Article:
Sponsored by the University of Edinburgh’s English Literature Department, The Mary Barnes Project has put on an entertaining and intriguing performance of David Edgar’s eclectic script, written in 1979. About the time artist and writer Mary Barnes spent in the psychotheraputic centre, Kingsley Hall, the play was performed in Edinburgh for the first time this week. Kingsley Hall was a community of psychiatrists and patients that aimed to create a community for the mentally ill and help them gain stability without the excessive medication and other unpleasant practices employed by other psychiatric hospitals at the time.
Revolving around the centre in East London, which was home to a wonderful variety of people, one of the play’s strongest elements was the bounty of different characters. One of the most fascinating things to watch were the differences in the way in which those with mental illnesses and those without were portrayed. In the first act the only patient we see is Mary herself, setting up a clear contrast between her and the psychiatrists. The dinner table scenes particularly highlighted the distinction between the characters in the house, especially in the second act with the addition of the second patient, Ren, touchingly played by Maddie Flint.
The show never lost the audience’s attention covering a range of themes; including mental illness, social and political unrest in the sixties, Catholicism and the defining of community. The constant turnover of characters also kept the audience on their feet, albeit sometimes too much as things occasionally became unclear. The actors all deserve praise though for creating a very natural and interesting group of people to watch. Particularly notable was Jess Haygarth’s, Brenda, which was refreshingly simple and sincere.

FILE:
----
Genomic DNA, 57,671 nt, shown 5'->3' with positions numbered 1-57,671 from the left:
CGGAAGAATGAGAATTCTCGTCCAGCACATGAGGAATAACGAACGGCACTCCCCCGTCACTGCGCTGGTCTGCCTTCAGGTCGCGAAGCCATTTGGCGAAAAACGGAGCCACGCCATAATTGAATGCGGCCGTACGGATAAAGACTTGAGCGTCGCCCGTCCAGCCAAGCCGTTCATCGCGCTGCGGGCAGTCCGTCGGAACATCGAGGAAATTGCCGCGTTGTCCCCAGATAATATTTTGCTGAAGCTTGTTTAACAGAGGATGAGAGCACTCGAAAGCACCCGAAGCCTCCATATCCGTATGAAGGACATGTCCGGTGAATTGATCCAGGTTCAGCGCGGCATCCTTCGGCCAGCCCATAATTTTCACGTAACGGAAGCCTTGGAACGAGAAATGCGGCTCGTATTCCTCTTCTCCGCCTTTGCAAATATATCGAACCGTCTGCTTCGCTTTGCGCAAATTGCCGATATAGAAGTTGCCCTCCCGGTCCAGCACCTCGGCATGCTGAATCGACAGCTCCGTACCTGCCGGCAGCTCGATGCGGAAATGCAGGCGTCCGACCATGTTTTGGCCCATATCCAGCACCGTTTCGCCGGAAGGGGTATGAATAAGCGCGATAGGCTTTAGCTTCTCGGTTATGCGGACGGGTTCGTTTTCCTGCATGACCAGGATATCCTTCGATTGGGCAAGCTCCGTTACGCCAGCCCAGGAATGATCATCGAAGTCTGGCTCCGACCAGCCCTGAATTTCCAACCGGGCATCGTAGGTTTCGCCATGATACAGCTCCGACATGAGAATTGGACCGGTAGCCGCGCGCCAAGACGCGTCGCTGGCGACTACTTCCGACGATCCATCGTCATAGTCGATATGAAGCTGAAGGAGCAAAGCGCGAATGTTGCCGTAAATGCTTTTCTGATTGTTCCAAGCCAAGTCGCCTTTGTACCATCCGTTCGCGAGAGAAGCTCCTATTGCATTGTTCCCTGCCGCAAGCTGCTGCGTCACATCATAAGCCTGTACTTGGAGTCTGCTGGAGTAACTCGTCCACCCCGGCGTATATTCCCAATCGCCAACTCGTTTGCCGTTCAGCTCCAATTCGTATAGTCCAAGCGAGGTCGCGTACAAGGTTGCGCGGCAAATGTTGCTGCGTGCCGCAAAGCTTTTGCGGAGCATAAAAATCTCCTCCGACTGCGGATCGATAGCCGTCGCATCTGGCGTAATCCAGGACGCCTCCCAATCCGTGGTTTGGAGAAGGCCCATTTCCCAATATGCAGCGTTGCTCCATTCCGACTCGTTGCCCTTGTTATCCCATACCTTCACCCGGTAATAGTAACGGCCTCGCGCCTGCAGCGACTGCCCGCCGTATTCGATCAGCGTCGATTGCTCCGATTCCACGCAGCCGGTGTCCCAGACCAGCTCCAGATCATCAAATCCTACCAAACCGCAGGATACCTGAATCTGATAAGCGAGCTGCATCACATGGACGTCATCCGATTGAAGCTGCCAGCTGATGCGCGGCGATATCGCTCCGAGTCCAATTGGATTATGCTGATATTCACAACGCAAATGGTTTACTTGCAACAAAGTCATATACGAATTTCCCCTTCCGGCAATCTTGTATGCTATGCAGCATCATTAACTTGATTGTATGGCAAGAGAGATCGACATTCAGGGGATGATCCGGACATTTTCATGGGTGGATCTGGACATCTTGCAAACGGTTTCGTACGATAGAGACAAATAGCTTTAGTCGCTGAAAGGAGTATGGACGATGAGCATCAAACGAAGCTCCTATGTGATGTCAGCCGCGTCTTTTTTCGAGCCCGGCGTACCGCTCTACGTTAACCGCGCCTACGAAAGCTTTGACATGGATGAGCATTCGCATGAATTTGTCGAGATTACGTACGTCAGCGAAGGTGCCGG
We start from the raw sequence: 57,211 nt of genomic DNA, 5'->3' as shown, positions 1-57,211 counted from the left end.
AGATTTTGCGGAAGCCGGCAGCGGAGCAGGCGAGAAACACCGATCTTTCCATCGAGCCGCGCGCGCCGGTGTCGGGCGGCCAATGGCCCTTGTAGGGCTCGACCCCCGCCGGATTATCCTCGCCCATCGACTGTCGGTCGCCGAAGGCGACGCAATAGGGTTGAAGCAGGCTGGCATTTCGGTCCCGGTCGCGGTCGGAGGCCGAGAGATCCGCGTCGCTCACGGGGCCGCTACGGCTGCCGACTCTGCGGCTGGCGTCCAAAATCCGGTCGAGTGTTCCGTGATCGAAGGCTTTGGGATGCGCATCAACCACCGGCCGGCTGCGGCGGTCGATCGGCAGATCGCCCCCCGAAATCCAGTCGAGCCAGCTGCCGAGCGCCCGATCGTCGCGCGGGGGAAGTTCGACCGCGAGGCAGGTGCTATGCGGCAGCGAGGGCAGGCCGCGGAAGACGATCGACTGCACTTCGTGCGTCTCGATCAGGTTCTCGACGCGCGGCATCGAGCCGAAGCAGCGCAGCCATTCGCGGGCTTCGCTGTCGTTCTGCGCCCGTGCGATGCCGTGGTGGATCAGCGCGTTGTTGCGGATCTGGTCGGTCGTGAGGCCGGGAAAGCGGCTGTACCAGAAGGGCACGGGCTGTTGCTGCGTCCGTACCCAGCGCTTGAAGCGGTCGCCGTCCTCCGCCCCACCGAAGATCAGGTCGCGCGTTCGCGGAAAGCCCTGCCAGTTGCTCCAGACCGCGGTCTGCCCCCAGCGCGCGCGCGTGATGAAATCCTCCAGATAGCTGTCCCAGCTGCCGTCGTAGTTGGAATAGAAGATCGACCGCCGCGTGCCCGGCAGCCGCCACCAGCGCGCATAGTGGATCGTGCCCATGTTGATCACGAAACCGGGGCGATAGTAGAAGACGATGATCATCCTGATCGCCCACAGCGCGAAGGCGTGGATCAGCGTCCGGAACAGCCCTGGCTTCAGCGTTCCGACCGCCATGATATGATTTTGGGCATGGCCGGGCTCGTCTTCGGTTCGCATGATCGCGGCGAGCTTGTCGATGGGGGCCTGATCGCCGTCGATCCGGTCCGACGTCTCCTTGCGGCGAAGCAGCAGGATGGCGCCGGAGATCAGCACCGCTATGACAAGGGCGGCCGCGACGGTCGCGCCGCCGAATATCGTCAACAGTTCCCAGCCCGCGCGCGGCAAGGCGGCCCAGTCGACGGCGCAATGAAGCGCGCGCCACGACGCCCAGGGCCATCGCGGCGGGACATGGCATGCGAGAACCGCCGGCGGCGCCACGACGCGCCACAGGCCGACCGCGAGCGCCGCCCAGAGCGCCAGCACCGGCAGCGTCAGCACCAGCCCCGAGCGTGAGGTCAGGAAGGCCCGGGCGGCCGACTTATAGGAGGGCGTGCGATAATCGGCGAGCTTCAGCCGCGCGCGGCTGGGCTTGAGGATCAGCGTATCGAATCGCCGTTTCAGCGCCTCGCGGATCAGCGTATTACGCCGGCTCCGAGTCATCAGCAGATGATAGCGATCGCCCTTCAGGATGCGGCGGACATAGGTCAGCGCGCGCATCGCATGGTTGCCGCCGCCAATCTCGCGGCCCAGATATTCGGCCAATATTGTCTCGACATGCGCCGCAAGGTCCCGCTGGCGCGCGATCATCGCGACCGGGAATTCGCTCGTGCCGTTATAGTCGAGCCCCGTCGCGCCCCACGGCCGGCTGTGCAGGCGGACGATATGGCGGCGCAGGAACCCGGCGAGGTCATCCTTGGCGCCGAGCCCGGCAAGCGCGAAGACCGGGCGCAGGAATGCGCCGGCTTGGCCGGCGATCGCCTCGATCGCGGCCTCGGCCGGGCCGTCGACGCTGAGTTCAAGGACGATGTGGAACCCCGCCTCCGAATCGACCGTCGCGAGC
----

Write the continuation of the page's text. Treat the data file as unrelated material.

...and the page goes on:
The most interesting relationship was that between Eddie and Mary, which Rufus Love and Caitlin McLean had a lot of fun with, as did the audience. Their physical theatre, spitting milk in each other’s faces and wrestling as they pretended to be wild animals, was incredibly engaging. The strongest performance was undoubtedly from Caitlin McLean, as Mary herself. Managing to portray the character’s schizophrenia in a comprehensive yet respectful manner, her presentation of Mary was consistent and often brave. She also pulled off successfully the challenge of showing different stages in mental health, and the healing process, as the play went on.
The lighting was simple but effective and the sound was mostly strong. A five-minute interval of projection was used to break up the second and third acts which were both after the interval. The decision to put the interval so early could possibly have been reconsidered, as audience members are not often prepared for the second half to be longer than the first and by the end it felt quite extensive.
Probably the largest credit should go to the project’s Artistic Director Yvonne Zhang as the set was the highlight of the piece. So much was done with the space, and though slightly crowded it perfectly reflected and added to the deliciously chaotic feel of the script. It involved a wide array of furniture to give the impression of a living room, dining room and study as well as a raised platform that could be curtained off, which was Mary’s bedroom. The use of the different levels to show separate rooms and floors and very realistic set dressing gave a great impression of the house as a genuine home and community.
There were problems with pace at points, particularly in the shorter scenes, and the nature of the script seemed to make the energy levels difficult to balance with the natural speech. The lengthy set changes were occasionally quite disruptive to the narrative, but it seemed worth it for the visual richness of the set and costumes.
Overall the production raised some very thought-provoking questions, was great to look at and was always interesting. All proceeds from the project are being donated to the Scottish Mental Health Association and a local Edinburgh based charity Health in Mind, so it is a pleasure to say that the run sold out.